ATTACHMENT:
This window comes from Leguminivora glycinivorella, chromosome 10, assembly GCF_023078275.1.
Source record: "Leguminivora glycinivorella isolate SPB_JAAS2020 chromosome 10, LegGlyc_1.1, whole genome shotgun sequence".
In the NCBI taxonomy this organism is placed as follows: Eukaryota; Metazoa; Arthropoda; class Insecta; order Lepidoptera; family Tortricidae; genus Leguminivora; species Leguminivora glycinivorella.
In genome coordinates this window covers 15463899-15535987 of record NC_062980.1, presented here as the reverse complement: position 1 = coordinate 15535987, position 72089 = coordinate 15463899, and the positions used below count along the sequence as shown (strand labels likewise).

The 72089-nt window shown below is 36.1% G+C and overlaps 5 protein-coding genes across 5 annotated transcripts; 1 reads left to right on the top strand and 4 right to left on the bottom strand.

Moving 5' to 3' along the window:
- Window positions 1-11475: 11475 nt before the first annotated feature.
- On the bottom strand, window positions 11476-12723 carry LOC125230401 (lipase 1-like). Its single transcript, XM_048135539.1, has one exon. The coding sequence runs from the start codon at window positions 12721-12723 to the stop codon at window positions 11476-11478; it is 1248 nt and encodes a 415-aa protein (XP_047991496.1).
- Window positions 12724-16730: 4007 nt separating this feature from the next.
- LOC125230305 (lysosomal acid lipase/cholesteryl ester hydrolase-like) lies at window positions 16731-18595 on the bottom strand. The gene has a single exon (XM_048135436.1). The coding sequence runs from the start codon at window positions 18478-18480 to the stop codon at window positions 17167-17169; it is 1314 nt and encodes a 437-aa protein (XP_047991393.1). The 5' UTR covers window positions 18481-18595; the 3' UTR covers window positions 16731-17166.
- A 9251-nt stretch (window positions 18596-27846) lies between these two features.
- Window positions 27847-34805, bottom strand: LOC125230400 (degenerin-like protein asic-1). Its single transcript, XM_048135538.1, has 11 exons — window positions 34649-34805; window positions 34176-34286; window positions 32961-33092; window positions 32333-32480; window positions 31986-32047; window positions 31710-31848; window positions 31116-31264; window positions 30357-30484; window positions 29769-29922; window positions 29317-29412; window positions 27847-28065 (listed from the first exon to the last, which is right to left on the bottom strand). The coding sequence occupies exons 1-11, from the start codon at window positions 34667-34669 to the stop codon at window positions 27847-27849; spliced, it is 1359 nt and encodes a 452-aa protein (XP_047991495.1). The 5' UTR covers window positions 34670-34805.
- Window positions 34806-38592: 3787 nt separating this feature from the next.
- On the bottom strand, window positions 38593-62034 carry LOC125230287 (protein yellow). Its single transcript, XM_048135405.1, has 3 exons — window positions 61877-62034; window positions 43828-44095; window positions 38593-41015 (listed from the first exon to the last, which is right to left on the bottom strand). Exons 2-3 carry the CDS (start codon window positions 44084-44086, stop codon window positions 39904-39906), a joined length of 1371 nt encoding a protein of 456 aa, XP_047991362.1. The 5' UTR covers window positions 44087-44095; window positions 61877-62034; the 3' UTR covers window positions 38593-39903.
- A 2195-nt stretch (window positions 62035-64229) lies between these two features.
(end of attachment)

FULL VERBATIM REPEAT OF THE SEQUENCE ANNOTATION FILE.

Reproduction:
This window comes from Leguminivora glycinivorella, chromosome 10, assembly GCF_023078275.1.
Source record: "Leguminivora glycinivorella isolate SPB_JAAS2020 chromosome 10, LegGlyc_1.1, whole genome shotgun sequence".
In the NCBI taxonomy this organism is placed as follows: Eukaryota; Metazoa; Arthropoda; class Insecta; order Lepidoptera; family Tortricidae; genus Leguminivora; species Leguminivora glycinivorella.
In genome coordinates this window covers 15463899-15535987 of record NC_062980.1, presented here as the reverse complement: position 1 = coordinate 15535987, position 72089 = coordinate 15463899, and the positions used below count along the sequence as shown (strand labels likewise).

The 72089-nt window shown below is 36.1% G+C and overlaps 5 protein-coding genes across 5 annotated transcripts; 1 reads left to right on the top strand and 4 right to left on the bottom strand.

Moving 5' to 3' along the window:
- Window positions 1-11475: 11475 nt before the first annotated feature.
- On the bottom strand, window positions 11476-12723 carry LOC125230401 (lipase 1-like). Its single transcript, XM_048135539.1, has one exon. The coding sequence runs from the start codon at window positions 12721-12723 to the stop codon at window positions 11476-11478; it is 1248 nt and encodes a 415-aa protein (XP_047991496.1).
- Window positions 12724-16730: 4007 nt separating this feature from the next.
- LOC125230305 (lysosomal acid lipase/cholesteryl ester hydrolase-like) lies at window positions 16731-18595 on the bottom strand. The gene has a single exon (XM_048135436.1). The coding sequence runs from the start codon at window positions 18478-18480 to the stop codon at window positions 17167-17169; it is 1314 nt and encodes a 437-aa protein (XP_047991393.1). The 5' UTR covers window positions 18481-18595; the 3' UTR covers window positions 16731-17166.
- A 9251-nt stretch (window positions 18596-27846) lies between these two features.
- Window positions 27847-34805, bottom strand: LOC125230400 (degenerin-like protein asic-1). Its single transcript, XM_048135538.1, has 11 exons — window positions 34649-34805; window positions 34176-34286; window positions 32961-33092; window positions 32333-32480; window positions 31986-32047; window positions 31710-31848; window positions 31116-31264; window positions 30357-30484; window positions 29769-29922; window positions 29317-29412; window positions 27847-28065 (listed from the first exon to the last, which is right to left on the bottom strand). The coding sequence occupies exons 1-11, from the start codon at window positions 34667-34669 to the stop codon at window positions 27847-27849; spliced, it is 1359 nt and encodes a 452-aa protein (XP_047991495.1). The 5' UTR covers window positions 34670-34805.
- Window positions 34806-38592: 3787 nt separating this feature from the next.
- On the bottom strand, window positions 38593-62034 carry LOC125230287 (protein yellow). Its single transcript, XM_048135405.1, has 3 exons — window positions 61877-62034; window positions 43828-44095; window positions 38593-41015 (listed from the first exon to the last, which is right to left on the bottom strand). Exons 2-3 carry the CDS (start codon window positions 44084-44086, stop codon window positions 39904-39906), a joined length of 1371 nt encoding a protein of 456 aa, XP_047991362.1. The 5' UTR covers window positions 44087-44095; window positions 61877-62034; the 3' UTR covers window positions 38593-39903.
- A 2195-nt stretch (window positions 62035-64229) lies between these two features.